I've been asked whether it's possible to get pregnant from intercourse without ejaculation, or from anal intercourse where semen gets near the vagina. These clearly unprotected scenarios make it easy for me to drive home the urgency of practicing safe sex. I then refer students to three websites known for providing reliable information on this topic: Planned Parenthood, SIECUS (the Sexuality Information and Education Council of the United States) and Go Ask Alice! (from Columbia University).

4. Questions about "boyfriend management"

I have to admit that some of these scare me; they point to abusive or pre-abusive relationships involving jealous, controlling or unhinged boyfriends. So we talk about why that isn't love; it's a boyfriend with a weak ego — and possibly some serious anger-management issues.

The questions above are just a sampling of the millennial mind-set, of course, but here's what I've concluded from 40 years of answering them in class:

  • There's more sex than intimacy going on.
  • Astonishingly for our age of "info glut," a sizable number of students lack solid information about the mechanics of sex and reproduction.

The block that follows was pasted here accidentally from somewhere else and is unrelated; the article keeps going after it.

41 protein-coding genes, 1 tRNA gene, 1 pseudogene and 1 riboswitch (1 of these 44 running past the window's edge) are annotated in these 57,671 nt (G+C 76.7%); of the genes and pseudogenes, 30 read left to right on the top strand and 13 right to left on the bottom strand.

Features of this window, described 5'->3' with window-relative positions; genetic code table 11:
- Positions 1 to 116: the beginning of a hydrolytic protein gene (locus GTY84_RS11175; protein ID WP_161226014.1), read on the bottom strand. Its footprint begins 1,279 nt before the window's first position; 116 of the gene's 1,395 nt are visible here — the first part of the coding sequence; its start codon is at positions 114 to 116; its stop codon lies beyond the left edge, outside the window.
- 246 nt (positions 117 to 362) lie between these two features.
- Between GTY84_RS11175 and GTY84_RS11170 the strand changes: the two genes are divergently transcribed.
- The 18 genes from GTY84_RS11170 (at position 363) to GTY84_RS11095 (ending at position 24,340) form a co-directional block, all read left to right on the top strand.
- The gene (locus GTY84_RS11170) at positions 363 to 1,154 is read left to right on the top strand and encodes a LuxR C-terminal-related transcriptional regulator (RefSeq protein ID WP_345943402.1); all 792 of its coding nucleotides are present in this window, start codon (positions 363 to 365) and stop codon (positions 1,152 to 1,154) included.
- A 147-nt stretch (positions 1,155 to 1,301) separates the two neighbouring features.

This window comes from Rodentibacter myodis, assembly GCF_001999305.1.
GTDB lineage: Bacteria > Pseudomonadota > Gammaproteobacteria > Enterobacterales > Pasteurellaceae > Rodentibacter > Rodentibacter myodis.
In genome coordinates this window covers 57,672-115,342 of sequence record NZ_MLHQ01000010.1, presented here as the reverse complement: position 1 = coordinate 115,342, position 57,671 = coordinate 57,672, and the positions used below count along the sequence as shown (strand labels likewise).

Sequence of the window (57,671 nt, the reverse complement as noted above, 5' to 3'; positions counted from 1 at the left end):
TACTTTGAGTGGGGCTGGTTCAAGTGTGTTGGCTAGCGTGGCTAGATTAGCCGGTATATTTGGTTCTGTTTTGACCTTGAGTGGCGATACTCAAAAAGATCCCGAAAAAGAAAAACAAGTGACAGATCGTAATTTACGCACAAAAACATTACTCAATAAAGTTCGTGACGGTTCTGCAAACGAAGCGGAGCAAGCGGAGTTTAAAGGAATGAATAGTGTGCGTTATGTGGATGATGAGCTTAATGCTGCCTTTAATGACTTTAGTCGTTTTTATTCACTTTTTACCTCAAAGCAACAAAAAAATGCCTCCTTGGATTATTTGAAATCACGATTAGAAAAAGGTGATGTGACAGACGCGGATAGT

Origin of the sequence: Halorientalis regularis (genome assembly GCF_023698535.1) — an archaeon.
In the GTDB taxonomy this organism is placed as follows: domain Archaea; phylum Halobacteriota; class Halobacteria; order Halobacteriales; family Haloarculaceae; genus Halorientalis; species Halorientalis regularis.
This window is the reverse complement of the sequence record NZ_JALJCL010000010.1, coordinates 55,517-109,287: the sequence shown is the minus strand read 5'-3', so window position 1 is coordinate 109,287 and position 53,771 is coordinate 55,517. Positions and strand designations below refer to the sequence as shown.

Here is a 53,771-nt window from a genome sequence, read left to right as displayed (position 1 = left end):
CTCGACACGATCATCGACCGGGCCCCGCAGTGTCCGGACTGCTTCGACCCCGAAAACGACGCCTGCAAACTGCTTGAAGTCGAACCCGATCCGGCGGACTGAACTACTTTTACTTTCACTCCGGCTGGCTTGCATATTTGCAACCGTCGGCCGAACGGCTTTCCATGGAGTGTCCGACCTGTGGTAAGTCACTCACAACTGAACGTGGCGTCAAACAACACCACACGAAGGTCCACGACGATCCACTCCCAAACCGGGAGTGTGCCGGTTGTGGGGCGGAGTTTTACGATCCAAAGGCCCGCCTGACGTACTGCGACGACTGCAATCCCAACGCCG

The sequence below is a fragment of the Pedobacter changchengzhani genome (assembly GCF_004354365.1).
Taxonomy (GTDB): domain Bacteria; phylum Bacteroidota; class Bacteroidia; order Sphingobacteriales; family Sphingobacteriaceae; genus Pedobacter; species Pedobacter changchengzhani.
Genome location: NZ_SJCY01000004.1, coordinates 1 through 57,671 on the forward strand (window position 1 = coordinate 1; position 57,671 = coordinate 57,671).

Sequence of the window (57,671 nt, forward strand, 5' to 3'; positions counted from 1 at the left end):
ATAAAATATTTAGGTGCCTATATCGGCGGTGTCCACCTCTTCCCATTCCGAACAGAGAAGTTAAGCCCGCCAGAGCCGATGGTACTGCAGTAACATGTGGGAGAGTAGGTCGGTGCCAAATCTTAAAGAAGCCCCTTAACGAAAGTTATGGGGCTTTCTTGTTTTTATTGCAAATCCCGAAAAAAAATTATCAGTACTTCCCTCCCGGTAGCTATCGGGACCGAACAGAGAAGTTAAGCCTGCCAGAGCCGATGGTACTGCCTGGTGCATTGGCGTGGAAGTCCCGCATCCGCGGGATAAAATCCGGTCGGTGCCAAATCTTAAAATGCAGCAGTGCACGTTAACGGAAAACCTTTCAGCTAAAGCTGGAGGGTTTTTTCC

• Many are struggling with issues of identity and sexual self-worth, and worries about dating and love.
  • About 20 percent are virgins (both men and women), and only a few of them feel good about that — or at least entitled to wait without being subjected to undue pressure or doubting their desirability.

These impressionable young souls come under my tutelage for only a short while, whereas they'll be a treasured part of your life — I hope — forever. So perhaps reading the exchanges above will get you thinking about ways to approach these issues with the young adults in your family, whether they act interested or not. (Hint: They're interested!) If you can hurdle the "discomfort barrier," your ability to listen and help find answers could be pivotal to a young person in need of guidance.

Dr. Pepper Schwartz answers your sex, relationships and dating questions in her blog.